We will cover the basics to help you figure out how to choose the best tennis racquets for your style of play including head size, weight and balance, frame stiffness, string pattern, grip and your level of experience.
Plus at the end we have tennis racquet reviews of the best: budget tennis racquets, beginners, advanced and women’s racquets.
|Head Micro Gel Radical OS||Budget|
|Wilson Tour Slam||Beginner|
|Babolat 2015 Pure Drive||Intermediate|
|Wilson Blade 98||For Women|
When there is such a big list of the best tennis racquet brands, then choosing the one best tennis racket for you or a loved one can be overwhelming if you don’t know what to look for.
So if the question “How to pick the best tennis racket?” is racking your brain – we’ve been there, we get it!
- Head Size
- Weight & Balance
- So How Do These Aspects Affect Play?
- Frame Stiffness
- The Science behind the Strings of a Tennis Racquet
- Grip/Handle Systems
- Play Style/Experience
- TOP Rated Tennis Racquet Reviews
There are countless tennis racquets on the market to choose from, but the process becomes easier when you know what you are dealing with. There are several things you must consider before you make a choice.
The most important being your play style and level of experience. After you define your play style and experience there are characteristics of the racquet that work best for you based on those factors, so narrowing the search is easy.
Let’s first take a look at the important characteristics of tennis racquets and how they relate to play style and experience that will give you a better idea how to choose the best tennis racquet for beginners.
Head size refers to the hitting surface of the tennis racquet. The head size will influence the power the racquet has, the size of the sweet spot and the amount of control you will have on the ball.
The sweet spot is an area on the head where when you strike in that area, the vibration is minimal, and power and control are maximal, compared to other areas on the head. The sweet spot can be larger or smaller depending of the rackets dimensions.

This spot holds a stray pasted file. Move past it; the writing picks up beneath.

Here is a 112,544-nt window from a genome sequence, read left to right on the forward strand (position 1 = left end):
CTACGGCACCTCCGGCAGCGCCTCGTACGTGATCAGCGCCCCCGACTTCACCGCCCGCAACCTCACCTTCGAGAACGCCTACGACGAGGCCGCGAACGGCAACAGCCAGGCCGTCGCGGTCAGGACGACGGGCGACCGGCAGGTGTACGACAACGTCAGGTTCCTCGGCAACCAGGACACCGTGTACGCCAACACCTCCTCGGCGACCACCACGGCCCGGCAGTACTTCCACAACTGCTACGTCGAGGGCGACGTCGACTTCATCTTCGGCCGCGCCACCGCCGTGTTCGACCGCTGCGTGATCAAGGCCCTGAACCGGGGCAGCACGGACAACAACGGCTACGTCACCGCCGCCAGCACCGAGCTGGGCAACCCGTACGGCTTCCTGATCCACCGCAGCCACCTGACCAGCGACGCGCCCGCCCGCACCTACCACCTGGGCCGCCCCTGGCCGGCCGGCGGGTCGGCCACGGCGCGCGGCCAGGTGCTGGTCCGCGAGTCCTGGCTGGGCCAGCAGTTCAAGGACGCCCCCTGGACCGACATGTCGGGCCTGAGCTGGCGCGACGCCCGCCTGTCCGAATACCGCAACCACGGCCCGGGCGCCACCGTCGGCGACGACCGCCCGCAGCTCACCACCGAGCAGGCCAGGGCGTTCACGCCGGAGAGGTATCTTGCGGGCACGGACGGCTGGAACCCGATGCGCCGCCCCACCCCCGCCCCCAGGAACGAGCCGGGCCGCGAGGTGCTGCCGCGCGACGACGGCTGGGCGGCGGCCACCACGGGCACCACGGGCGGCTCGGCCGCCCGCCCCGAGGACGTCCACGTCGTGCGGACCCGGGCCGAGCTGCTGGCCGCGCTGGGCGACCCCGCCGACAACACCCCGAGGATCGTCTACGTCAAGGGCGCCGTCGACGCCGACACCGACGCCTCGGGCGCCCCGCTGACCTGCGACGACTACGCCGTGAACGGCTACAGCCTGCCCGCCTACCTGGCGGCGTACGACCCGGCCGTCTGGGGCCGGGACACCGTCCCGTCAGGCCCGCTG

A sweet spot closer to the center/top of the head causes the least vibration, and toward the bottom of the sweet spot, or towards center/grip, is where the most power is generated for a return shot.
The size of the head can range anywhere from 85 to 135 square inches, but is most commonly between 95 and 110 square inches.
A larger head supplies more power and a smaller head, more control.
A larger head has a larger sweet spot and is more forgiving with errors in aim that beginners often make. An advanced player will commonly use a smaller head to get the control advantage because their aim, speed and technique are better.
A beginner player will do better with a larger head to get the larger sweet spot, making up for playing errors, and to get more power, as they can not generate as much power as an advanced player until they have improved their swing speed.
Weight & Balance
Weight and balance are actually two concepts. The overall weight of the racket is simply how much it weighs. The balance refers to how that weight is distributed.
For balance there are three categories:
- Head Light: The weight is balanced toward the handle of the tennis racquet.
- Even: The weight is balanced toward the center.
- Head Heavy: The weight falls toward the head of the racquet.
So How Do These Aspects Affect Play?
A heavy racket will have more power, control and vibrate less in the player’s hand. A heavy racquet can be difficult for a beginner to manage.
A lighter racquet is easier to maneuver and causes less fatigue, but it will have more vibration and will lack the power an experienced player requires.
Head heavy request will be more powerful, but a head heavy racket is not necessarily one that is heavy overall. A head heavy racket will be more challenging to maneuver and hold upright because the weight is balanced toward the head. But if you have a hard time getting enough power, this may be the best option, so it can be good for beginners.
A head light racquet will be more maneuverable but you will need a fast swing to generate power. A head light racquet is easier to play with and puts less stress on the arm, so it can also be a good choice for a beginner, but is more often used by advanced players.
More players than not use a head light racquet, and a racket that is heavy overall and head light is preferred by most pros.
An overall light racquet that is head heavy can be a good choice for a new player who is struggling to get enough power behind their shot.
The stiffness or flexibility of a racquet changes how much power it absorbs from an incoming ball and how much power is returned back to the ball for the return.
A stiff racket will not absorb as much of the balls forward momentum and therefore can return more translating into more power.